When does a nurse recognize it's time to be put out to pasture. When does a nurse recognize it's time to be put out to pasture. | allnurses

When does a nurse recognize it's time to be put out to pasture.

  1. 7 When can I tell I'm too old to do my job? Am I forgetting to write orders, sign off the MAR, or losing my "brains", because my memory is failing? Or is it because there simply is too much to do? I'm expected to remember an enormous amt of information, and I'm finding myself dropping the ball at least once a shift. Am I too hard on myself? I still remember more than the newer nurses do, simply because some things have just become automatic. We are caring for more pts with less staff. EMR takes longer I don't care what anybody says. Computers go down, they slow down, and the program is not efficient.

    I'm just finding myself coming home more and more often stewing about what didn't get done correctly. Wondering if the mistakes I KNOW about are only the tip of the iceberg.

    Do I need to find a slower paced job? Or just cut myself some slack.
    Last edit by Joe V on Sep 27, '12
  2. 14 Comments

  3. Visit  1pinknurse profile page
    5
    Only you can truly answer what you believe you can handle. There are other things you can do as a nurse other than bedside or direct care. You can work at an insurance co as a medical review nurse, teach or chart auditing. I am sure there are many places that would love your knowledge & experience to utilize at their advantage.
    herring_RN, Davey Do, outside_child, and 2 others like this.
  4. Visit  NRSKarenRN profile page
    3
    Takes 6 months forstaff to learn EMR and work the bugs out... cut yourself some slack. May be time for day off breather.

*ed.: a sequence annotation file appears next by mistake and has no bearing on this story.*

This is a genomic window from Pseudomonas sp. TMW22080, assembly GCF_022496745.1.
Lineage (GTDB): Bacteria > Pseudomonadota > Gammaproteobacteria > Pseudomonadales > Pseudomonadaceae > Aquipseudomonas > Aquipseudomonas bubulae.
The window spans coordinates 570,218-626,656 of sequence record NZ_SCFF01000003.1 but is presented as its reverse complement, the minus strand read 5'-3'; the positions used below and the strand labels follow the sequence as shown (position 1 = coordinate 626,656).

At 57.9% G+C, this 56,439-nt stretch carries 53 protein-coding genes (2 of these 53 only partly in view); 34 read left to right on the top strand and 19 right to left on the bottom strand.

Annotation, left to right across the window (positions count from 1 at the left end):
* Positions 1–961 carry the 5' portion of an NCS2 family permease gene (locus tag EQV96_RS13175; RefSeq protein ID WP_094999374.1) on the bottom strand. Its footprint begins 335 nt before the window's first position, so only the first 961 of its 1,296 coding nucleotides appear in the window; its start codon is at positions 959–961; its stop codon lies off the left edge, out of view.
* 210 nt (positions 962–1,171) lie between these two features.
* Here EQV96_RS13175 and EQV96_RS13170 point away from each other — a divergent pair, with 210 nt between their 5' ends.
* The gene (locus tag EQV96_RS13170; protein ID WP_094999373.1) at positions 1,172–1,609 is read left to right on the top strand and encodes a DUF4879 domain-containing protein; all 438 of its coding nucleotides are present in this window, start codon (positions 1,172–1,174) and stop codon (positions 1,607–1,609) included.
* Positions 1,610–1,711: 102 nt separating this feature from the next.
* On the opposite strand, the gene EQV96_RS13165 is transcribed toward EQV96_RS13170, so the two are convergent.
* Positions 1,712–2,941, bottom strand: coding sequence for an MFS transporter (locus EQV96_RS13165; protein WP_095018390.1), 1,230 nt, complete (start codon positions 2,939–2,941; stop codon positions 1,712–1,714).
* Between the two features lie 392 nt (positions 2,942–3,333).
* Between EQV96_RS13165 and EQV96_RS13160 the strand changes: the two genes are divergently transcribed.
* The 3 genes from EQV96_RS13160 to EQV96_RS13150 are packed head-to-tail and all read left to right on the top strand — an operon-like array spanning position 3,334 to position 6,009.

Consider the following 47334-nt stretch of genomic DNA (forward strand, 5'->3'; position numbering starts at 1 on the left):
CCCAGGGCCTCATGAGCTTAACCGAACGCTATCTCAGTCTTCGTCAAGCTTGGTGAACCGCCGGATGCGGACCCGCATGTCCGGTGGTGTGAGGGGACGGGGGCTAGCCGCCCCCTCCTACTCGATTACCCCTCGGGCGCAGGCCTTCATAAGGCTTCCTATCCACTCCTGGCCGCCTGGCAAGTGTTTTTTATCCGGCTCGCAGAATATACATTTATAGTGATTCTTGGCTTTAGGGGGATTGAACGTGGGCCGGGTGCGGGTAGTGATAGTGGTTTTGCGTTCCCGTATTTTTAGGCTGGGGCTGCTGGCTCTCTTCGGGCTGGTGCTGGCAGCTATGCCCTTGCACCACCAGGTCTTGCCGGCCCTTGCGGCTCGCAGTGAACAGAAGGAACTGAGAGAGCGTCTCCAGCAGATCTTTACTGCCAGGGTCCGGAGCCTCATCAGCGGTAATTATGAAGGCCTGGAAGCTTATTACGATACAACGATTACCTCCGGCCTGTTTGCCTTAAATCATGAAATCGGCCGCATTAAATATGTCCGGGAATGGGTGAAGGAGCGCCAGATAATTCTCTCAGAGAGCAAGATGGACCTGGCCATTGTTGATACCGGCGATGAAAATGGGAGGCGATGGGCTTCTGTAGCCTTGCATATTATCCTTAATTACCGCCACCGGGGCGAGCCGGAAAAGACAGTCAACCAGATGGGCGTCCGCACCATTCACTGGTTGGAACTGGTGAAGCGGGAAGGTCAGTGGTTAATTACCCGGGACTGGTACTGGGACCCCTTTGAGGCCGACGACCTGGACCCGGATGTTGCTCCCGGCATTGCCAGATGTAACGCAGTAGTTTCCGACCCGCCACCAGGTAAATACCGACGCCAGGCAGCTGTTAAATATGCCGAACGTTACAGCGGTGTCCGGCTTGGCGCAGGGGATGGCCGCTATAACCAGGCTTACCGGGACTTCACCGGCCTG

herring_RN, Davey Do, and imintrouble like this.
  5. Visit  LIZZYICU profile page
    5
    The fact that you care about your mistakes is a good quality! I think you have to sit back and analyze your mistakes. Are they actually endangering the lives of your patients, to the point that management has spoken to you sternly? Or are they small mistakes, like forgetting to sign MARS (yes, yes, still important, but not quite the same as giving someone a quadruple dose of medication, sending the wrong patient to the OR, etc... things I have seen!). If they are small mistakes, everyone makes them. It sounds like you have been a nurse for a bit now, I'm sure you've seen others make a few. Did your hospital just switch to electronic medical records? It's always a bit sketchy with computer changes at first. It's really about the stress level, and what you feel you can handle. With experience, which it sounds like you have, there are always other possibilities if you are unhappy.
    sallyrnrrt, herring_RN, Davey Do, and 2 others like this.
  6. Visit  outside_child profile page
    5
    I know this is an old post, but I know how you feel. I am 51 and now have plantar facsciitis and a nagging backache. From my past working experiences and now in LTAC, I am looking for something to do from home (fat chance, LOL). I am going to start home health which is quite different from when I was a LVN. Now working HH as RN means running all over the city vs as LVN keeping the same patients for skilled visits. I'm smart enough to know to only work HH per visit. Hopefully working HH will make me more employable with a managed care company where there will be no direct patient care. I tried at least 6 times to no avail. So I am almost out to pasture LOL, but have to find something else in nursing.